Recently I responded to a request from a recruiter of a UK-based, "award-winning" recruitment company. We talked on the phone, and the recruiter proposed to submit my profile to a project as well as proactively submit it to companies. I responded by email, rejecting both proposals since I did not find them convincing.

It has now come to my attention that the recruiter is nonetheless sending my profile, with the following claim:

as an example of a freelancer that I am currently working with, I have attached the (anonymised) profile of an active candidate.

The profile is not anonymised though as it starts with my name. The PDF has been edited to contain the recruitment company's logo. It contains my CV, project references and skills. My profile is available for download from my website. However, I would claim that this is copyrighted material and personal information that is not free for use without permission.

  • I find the recruiter's behavior unethical and potentially damaging to my reputation and business. It is staggering what some recruiters are trying to get away with. I don't intend to let them. What are my options with respect to a response?
  • What damage could result from this?
  • In what ways could the actions of the recruiter be against the law? Areas I can imagine are data protection laws, copyright laws, laws protecting business and personal reputation...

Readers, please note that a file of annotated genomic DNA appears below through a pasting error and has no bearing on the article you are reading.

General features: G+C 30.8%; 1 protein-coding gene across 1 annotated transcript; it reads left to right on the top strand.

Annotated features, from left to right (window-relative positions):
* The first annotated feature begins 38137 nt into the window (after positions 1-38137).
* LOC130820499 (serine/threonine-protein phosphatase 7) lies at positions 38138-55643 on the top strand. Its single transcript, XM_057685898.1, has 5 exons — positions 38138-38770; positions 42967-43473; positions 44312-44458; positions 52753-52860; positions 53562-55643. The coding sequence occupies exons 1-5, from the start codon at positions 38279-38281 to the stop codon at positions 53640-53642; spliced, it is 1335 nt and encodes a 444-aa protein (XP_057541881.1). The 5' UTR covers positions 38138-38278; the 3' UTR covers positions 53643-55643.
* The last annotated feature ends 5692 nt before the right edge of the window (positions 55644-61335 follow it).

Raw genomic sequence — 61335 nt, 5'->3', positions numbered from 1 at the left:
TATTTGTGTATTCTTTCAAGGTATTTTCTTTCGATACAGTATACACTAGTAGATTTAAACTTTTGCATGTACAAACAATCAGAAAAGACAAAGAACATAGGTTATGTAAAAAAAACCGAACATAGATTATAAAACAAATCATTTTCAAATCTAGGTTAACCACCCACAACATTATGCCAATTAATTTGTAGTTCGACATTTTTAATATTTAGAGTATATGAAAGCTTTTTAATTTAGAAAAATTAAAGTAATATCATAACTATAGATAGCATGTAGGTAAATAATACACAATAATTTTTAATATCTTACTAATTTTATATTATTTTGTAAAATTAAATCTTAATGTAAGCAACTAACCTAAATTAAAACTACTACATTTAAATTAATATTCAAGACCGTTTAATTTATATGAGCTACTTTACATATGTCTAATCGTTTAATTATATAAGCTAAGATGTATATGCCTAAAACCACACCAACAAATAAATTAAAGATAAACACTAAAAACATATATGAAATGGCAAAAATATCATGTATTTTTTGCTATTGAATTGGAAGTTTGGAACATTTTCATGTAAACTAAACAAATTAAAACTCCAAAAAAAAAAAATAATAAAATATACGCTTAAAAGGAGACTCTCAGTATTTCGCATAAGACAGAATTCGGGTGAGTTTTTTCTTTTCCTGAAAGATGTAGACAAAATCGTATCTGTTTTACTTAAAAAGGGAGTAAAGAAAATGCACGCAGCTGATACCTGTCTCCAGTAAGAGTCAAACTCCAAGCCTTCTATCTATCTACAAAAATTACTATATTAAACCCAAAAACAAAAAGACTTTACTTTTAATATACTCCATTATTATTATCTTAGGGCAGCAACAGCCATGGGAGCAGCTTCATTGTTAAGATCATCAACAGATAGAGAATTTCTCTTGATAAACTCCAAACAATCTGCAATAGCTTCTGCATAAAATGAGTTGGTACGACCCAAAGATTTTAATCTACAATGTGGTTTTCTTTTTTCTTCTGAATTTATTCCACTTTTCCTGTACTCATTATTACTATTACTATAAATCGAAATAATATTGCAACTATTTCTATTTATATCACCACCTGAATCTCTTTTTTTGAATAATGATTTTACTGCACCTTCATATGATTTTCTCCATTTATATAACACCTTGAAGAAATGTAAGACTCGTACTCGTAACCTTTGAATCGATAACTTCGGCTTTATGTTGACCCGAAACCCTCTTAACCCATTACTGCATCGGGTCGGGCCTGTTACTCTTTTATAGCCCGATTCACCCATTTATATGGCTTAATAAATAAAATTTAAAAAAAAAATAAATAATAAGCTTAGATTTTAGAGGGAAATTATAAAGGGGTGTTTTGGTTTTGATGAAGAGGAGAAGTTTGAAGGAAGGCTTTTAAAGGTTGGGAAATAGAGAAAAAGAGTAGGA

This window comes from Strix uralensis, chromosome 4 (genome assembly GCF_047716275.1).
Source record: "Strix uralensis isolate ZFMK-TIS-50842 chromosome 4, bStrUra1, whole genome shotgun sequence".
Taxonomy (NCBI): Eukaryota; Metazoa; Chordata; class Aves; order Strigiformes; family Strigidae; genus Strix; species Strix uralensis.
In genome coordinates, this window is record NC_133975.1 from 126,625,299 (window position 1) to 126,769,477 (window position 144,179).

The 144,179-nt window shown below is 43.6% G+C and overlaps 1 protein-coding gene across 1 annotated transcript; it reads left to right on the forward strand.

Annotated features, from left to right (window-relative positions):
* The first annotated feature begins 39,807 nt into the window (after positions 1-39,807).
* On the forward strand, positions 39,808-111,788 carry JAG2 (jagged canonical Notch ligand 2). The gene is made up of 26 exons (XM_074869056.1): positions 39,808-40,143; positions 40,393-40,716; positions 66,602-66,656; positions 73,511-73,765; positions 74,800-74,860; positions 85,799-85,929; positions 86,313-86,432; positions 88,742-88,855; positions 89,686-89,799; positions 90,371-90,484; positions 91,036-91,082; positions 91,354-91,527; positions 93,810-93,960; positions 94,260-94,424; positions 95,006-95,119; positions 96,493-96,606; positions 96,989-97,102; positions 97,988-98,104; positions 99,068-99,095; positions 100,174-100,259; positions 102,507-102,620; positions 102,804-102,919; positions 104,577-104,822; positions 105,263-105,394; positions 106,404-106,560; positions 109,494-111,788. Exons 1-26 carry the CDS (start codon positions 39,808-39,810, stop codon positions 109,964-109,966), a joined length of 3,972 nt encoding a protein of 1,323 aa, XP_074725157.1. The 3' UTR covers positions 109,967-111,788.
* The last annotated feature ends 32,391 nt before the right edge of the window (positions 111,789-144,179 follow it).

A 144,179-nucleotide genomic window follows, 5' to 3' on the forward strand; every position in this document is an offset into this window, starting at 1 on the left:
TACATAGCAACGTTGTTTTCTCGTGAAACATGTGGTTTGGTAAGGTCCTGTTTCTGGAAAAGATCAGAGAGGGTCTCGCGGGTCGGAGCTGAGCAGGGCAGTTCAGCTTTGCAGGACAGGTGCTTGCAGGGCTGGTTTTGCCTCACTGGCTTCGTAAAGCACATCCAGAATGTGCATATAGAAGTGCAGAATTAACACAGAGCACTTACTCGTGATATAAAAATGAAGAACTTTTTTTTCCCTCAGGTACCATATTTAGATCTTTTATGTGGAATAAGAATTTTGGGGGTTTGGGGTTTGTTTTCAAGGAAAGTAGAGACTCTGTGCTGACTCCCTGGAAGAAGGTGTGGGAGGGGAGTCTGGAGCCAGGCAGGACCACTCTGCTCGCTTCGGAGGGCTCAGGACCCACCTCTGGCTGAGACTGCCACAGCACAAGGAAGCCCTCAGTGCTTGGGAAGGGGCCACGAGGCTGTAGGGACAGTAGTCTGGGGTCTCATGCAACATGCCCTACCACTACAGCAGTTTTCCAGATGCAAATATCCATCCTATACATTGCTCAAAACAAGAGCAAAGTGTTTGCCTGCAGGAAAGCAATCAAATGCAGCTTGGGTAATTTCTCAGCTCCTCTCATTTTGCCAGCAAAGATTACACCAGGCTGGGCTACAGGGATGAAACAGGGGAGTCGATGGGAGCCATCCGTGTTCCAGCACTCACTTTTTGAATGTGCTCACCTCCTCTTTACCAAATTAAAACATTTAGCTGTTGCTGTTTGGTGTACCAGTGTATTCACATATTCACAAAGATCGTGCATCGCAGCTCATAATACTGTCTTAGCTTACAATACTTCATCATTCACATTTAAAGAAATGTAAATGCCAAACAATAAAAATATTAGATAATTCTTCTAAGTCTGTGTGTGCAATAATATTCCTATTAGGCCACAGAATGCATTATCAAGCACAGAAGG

• Are there precedent cases for this kind of "false representation"? Is it common?
  • Can you see a rationale behind the recruiter's behavior?
  • I like this question, but I recon you´ll get much better answers in law.se, at least for the first 3 bullet points... – Daniel Jun 27 at 9:39
  • @Daniel Probably, and I hope cross-posting this is okay, since I am specifically interested in feedback from fellow freelancers too. – cls Jun 27 at 10:56
  • Yeah I think it's far more a legal question than a freelance question. It is unethical and damaging. Someone else, anyone else, using your information as "currency" is never "okay" without permission. I'd be up for legal action here. I don't know what input freelancers in general will have other than if it does or does not concern them. – Scott Jun 27 at 16:22
  • "I hope cross-posting this is okay" - cross-posting is, alas, never okay on any Stack Exchange sites. – Mawg Oct 1 at 14:35

There is no need not to come down with a sledgehammer, nor to worry. They have no right to do that without your consent and they know it.

Send them an e-mail firmly asking to withdraw your CV and abstain from using it. Demand an acknowledgement of that e-mail. It is also good to remind the previous message.

If no acknowledgement comes, send them a registered letter with the same content. This step will most probably not be needed.

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